Take-Two wins lawsuit over LeBron James’ tattoos

A jury voted unanimously in favor of Take-Two Interactive Software on Friday, rejecting tattoo artist Jimmy Hayden’s claims that the video game maker violated copyrights in recreating Los Angeles Lakers super satar LeBron James in its NBA 2K series. After a week in court in Ohio, the jury ruled that Take-Two has an implied license to recreate James’ tattoos, something granted to the game maker under James’ agreement with the company.

Hayden first sued Take-Two in 2017 over the use of several tattoos he made for James that were reproduced in NBA 2K games from 2016 to 2020.

Take-Two attorney Dale Cendali said the company is “pleased” with the verdict. He continued: “The decision is an important one for the entertainment industry. It’s also an important decision for anyone who has ever had a tattoo and might otherwise have worried about the freedom to share their body with their tattoos. And it’s a good development for tattoo artists, because a statement to the contrary could have discouraged people from getting tattoos at a time when the art form is flourishing.” Hayden’s attorneys did not respond to Polygon’s request for comment.

Hayden originally sued over six tattoos he made for James, but U.S. District Judge Christopher Boyko ruled against the artist in early 2024, saying Hayden could only sue for two of those six tattoos: a tattoo of stars and another of James’ name ‘ mother. , Gloria.

The jury trial began Monday with opening arguments, with Hayden’s attorney Todd Tucker saying Take-Two had “closely copied” Hayden’s work on the game, according to a local news outlet. cleveland.com. In addition to opening arguments, jurors watched clips from NBA 2K games featuring James. James did not appear in court, but Take-Two’s lawyers planned to play his recorded statement to the jury. Take-Two also called on game designer and Play everything author Ian Bogost as a witness, according to court documents.

Image: 2K Games/Take-Two interactive software

Tucker told jurors that Hayden has compensated for the use of his tattoos – even on James – by other companies, such as Warner Bros Space jam 2. He was paid $1,500 for that, Tucker said.

For Take-Two, attorney Dale Cendali said Hayden only got paid after filing the lawsuit, and that James’ tattoos are a very small part of NBA 2K. Cendali said James has licensed his own likeness to Take-Two through the NBA Players Association – a ruling in Hayden’s favor would mean James would have to ask Hayden for permission to license his own creature, as reported by cleveland.com.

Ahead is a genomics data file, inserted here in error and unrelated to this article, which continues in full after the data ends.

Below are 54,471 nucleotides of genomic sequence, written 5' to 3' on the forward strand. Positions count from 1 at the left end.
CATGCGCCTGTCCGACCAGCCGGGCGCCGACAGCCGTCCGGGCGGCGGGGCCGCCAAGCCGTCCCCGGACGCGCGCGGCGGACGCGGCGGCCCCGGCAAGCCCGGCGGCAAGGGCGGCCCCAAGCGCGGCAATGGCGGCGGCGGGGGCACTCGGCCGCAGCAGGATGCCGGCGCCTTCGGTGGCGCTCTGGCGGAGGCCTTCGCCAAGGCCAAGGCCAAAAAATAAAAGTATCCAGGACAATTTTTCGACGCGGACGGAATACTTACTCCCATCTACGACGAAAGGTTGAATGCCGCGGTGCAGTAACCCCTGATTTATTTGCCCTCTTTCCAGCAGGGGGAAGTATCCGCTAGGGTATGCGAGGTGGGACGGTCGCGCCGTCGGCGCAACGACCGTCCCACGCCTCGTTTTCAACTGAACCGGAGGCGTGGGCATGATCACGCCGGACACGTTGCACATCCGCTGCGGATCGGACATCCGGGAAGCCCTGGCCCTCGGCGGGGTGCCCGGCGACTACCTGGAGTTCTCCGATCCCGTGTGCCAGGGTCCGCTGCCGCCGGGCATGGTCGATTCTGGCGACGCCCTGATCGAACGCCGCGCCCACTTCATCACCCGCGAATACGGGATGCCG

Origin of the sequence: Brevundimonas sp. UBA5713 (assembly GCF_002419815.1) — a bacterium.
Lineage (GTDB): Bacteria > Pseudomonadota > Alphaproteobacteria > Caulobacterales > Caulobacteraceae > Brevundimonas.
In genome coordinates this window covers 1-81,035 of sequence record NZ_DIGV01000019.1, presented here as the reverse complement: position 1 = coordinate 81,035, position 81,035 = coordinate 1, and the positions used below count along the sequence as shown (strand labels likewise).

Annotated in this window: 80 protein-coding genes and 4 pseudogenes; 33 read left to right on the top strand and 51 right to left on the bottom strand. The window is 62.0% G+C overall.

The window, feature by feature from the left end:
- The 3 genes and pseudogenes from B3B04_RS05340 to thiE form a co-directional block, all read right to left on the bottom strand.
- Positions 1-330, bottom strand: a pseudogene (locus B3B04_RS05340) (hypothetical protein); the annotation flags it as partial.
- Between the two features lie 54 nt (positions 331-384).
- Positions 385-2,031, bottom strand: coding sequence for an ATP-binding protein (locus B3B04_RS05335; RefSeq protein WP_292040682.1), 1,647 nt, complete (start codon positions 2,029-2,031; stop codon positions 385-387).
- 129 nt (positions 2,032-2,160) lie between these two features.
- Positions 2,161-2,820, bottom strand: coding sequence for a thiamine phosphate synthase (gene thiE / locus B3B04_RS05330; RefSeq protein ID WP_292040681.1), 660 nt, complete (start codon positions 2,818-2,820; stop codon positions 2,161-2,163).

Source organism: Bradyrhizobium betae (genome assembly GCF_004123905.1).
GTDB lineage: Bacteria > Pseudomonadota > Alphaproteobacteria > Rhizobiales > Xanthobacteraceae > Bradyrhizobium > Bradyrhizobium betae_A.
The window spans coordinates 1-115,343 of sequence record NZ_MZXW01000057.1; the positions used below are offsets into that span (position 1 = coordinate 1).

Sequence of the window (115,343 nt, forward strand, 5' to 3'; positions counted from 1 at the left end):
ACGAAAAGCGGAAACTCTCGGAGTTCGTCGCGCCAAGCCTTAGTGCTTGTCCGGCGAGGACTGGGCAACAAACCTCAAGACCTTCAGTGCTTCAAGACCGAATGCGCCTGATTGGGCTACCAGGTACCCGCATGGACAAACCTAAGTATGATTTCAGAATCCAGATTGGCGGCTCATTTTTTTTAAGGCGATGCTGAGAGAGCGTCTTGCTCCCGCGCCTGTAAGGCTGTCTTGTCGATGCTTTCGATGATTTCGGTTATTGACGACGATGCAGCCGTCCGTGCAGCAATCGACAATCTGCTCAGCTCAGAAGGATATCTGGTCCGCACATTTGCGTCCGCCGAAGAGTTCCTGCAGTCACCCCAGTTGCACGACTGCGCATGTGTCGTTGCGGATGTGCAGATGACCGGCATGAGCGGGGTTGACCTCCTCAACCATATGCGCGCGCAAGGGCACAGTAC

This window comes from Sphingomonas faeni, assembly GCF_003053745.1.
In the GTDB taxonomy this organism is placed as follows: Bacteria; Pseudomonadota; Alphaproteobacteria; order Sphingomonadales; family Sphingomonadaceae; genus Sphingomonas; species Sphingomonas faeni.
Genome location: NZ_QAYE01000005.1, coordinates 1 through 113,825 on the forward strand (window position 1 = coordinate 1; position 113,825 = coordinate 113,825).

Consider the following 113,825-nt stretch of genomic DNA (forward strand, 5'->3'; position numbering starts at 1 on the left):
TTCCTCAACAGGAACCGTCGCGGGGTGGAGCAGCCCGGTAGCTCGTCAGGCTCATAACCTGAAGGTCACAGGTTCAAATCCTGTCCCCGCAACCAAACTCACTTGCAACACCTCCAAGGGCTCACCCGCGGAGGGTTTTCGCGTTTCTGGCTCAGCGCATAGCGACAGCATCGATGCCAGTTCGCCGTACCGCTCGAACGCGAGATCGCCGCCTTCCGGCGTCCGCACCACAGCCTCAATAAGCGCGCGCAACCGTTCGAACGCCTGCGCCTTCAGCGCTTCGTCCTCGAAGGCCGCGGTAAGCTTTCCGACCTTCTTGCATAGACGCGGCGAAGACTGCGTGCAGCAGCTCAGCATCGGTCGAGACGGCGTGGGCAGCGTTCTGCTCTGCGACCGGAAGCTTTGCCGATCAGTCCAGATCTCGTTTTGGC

“Take-Two did not need permission because Mr. James had already given Take-Two permission,” Cendali said. “That is exactly what this case is about. The whole point is Mr. James’ ability to license his likeness. This case affects Mr. James far more than Take-Two.”

The question at stake is whether a tattoo artist can copyright the art he or she has given “implied license” — that is, placing something permanently on someone’s body. Sure, a sketch or design can be copyrighted, but once it belongs to someone else, who owns it? On Hayden’s part, it’s a trademark issue, but Take-Two says a win in Hayden’s favor makes this a serious issue of ownership of the license to someone’s likeness. It’s an issue that video game companies and tattoo artists have been litigating about for years — and there’s still no real legal consensus.

This isn’t the first time a video game company has been sued over an athlete’s tattoos — not even the first for Take-Two. A company called Solid Oak Sketches sued Take-Two in 2016 over James’ tattoos, as well as tattoos of Kobe Bryant, DeAndre Jordan, Eric Bledsoe and Kenyon Martin. Solid Oak Sketches said it had licensing agreements for the tattoos. Take-Two won that lawsuit in 2020 after a judge declared the tattoos fair use. On the other hand, Take-Two lost a lawsuit filed by tattoo artist Catherine Alexander in 2022, who placed five tattoos on WWE wrestler Randy Orton. She filed in 2018 after those designs on Orton appeared in WWE 2K games and ultimately received $3,750 in damages — not a huge win, but an increase from the $450 WWE originally (and unsuccessfully) paid her for licensing offered, she said.

Hayden, the tattoo artist from this shop, still has a lawsuit pending with Take-Two over the use of tattoos on James, Danny Green and Tristan Thompson NBA2K21; that lawsuit was stayed until a decision was made in the ongoing lawsuit.

In 2012, a tattoo artist sued Electronic Arts over an NFL tattoo of Ricky Williams’ arms after they were reproduced in NFL Street. In 2013, another tattoo artist sued THQ UFC undisputed 3, in which a tattoo from the work of artist Christopher Escobedo appears on fighter Carlos Condit. Both lawsuits were dismissed, and Condit’s tattoos have been removed from UFC play.

Update: This story has been updated to reflect the jury’s decision in favor of Take-Two Interactive Software.